Historic Place of the Month - February 2012

February’s Historic Place of the Month was:

The Anderson Residence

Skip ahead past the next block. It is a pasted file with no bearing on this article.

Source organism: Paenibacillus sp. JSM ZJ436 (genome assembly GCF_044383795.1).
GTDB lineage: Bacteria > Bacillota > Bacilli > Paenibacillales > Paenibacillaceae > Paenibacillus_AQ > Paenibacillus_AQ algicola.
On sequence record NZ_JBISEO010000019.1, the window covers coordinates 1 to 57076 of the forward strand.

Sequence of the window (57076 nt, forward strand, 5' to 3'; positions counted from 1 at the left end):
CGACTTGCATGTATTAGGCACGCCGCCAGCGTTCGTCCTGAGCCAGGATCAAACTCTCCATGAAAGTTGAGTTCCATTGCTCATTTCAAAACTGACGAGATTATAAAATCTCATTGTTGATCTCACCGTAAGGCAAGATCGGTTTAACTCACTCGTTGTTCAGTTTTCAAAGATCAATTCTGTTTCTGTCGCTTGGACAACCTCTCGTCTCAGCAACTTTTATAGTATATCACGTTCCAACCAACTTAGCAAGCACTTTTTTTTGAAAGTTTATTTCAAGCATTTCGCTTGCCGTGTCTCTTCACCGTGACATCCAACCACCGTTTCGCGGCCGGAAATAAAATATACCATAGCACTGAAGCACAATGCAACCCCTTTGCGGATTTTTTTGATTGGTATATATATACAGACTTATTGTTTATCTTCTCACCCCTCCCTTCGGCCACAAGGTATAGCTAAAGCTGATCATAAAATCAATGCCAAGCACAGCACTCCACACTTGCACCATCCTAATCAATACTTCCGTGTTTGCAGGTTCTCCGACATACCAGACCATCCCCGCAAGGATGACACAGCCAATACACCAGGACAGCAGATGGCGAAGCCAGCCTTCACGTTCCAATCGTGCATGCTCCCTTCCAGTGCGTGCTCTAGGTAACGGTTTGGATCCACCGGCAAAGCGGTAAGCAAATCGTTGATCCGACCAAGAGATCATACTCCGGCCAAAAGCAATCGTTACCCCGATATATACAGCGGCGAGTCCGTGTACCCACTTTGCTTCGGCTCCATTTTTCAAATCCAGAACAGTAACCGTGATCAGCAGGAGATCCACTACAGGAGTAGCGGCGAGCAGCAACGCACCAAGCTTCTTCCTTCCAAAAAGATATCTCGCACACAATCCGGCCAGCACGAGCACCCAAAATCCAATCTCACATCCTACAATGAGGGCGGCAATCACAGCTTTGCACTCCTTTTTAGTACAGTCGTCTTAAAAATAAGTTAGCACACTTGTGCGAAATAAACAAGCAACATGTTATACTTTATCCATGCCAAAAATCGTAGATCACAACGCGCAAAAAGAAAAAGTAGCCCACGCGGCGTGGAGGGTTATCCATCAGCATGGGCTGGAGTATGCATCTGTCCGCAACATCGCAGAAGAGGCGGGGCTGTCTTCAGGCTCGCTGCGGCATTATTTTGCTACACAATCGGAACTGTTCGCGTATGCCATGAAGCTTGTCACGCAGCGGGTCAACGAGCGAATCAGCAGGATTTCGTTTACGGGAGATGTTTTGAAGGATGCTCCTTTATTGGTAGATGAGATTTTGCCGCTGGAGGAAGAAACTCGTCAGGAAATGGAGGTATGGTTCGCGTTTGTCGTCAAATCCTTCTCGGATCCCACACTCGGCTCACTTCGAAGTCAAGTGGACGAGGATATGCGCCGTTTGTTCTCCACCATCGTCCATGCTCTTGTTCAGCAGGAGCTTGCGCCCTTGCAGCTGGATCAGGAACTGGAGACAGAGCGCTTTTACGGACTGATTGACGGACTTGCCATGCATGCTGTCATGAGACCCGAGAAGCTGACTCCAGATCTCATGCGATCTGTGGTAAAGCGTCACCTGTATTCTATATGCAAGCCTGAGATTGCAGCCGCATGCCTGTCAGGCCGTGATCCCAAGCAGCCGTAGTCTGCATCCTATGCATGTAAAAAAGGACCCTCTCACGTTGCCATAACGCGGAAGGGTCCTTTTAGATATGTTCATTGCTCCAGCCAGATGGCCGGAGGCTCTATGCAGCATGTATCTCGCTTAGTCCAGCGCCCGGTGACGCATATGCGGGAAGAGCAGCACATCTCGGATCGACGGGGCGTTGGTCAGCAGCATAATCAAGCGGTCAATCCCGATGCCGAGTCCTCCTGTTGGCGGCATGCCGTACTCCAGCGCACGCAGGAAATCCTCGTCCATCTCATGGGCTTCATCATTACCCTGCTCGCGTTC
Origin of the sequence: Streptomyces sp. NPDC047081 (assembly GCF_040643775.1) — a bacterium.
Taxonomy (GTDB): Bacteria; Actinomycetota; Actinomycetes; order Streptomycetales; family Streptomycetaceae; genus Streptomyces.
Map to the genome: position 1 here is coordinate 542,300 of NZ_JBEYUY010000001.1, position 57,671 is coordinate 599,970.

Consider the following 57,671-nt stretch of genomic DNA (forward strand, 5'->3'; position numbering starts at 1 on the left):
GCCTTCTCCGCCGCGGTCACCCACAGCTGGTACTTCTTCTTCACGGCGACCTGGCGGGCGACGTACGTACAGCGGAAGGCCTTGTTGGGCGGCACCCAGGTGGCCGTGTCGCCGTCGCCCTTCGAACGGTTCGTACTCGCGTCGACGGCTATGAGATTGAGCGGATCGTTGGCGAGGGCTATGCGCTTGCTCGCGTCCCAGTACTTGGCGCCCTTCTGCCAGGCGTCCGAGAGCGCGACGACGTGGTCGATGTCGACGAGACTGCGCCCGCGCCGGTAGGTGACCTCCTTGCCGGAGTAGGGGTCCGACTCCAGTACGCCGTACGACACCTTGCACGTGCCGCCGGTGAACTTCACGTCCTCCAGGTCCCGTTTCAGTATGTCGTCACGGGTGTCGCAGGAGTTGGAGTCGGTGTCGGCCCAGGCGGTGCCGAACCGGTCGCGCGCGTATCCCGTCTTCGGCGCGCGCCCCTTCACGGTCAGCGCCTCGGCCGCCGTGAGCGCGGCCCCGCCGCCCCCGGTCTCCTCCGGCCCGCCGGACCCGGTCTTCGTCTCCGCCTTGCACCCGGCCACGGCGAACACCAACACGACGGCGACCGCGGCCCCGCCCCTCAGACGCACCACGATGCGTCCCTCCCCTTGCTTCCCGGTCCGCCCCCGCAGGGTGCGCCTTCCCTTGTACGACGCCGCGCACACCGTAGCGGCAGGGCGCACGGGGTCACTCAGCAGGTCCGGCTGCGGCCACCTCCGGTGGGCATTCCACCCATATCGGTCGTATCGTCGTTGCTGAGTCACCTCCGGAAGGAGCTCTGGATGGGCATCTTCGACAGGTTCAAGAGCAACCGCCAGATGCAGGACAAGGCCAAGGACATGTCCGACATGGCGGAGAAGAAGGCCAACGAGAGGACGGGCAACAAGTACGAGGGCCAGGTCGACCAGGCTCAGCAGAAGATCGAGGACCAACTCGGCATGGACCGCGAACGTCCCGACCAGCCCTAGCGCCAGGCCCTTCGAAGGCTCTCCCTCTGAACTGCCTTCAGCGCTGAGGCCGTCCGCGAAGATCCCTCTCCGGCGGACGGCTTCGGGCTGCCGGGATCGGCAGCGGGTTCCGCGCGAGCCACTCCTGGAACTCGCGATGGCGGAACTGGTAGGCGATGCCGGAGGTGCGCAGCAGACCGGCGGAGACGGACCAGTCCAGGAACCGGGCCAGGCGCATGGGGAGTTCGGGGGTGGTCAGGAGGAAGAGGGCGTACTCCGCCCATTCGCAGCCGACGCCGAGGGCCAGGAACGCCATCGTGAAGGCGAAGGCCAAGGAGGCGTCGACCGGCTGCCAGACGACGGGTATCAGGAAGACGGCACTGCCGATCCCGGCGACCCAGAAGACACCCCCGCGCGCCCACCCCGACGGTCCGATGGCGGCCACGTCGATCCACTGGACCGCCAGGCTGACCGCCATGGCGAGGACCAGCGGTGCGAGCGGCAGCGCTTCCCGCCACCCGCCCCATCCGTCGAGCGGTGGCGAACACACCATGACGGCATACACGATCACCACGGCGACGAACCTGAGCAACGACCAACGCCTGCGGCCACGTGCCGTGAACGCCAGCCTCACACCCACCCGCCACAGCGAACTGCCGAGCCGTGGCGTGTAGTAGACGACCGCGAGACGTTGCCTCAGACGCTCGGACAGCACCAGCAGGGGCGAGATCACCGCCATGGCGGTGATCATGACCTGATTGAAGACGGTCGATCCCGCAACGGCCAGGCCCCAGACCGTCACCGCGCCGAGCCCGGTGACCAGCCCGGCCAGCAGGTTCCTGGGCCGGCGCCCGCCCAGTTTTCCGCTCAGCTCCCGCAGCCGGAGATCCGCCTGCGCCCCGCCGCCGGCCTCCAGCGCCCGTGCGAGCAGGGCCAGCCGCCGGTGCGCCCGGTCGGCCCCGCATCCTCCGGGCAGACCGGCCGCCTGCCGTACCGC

Located in Park Moderne, the Andy Anderson Residence is one of the best examples of a Pueblo Revival style house in Southern California. It has also been identified as being eligible for placement on the National Register of Historic Places. Andy (Herbert S.) Anderson was born in Chicago, Illinois, in 1893. When he was a teenager, he moved to Turret, Colorado. After the move, Anderson left his family to work as a cowpoke, which is when he started carving wood. In 1927, to be closer to his parents, he moved to California. Anderson’s small woodcarvings, mostly of horses and cowboys, were collected by U.S. presidents and movie stars. Between 1933 and 1935 over 10,000 people - among them Walt Disney – visited his hand-built home and admired the life-sized carvings in his front yard, including a man hanging from a noose strung up in the oak tree. Anderson also designed sets for “The Frontiersman” with Gary Cooper. Among the constant stream of celebrities and tourists who visited him was Jimmy Durante and his first wife, who often refused to go home with him. He would return several days later to retrieve her. Thus came the famous line with which he closed every show: “Goodnight Mrs. Calabash, wherever you are.”

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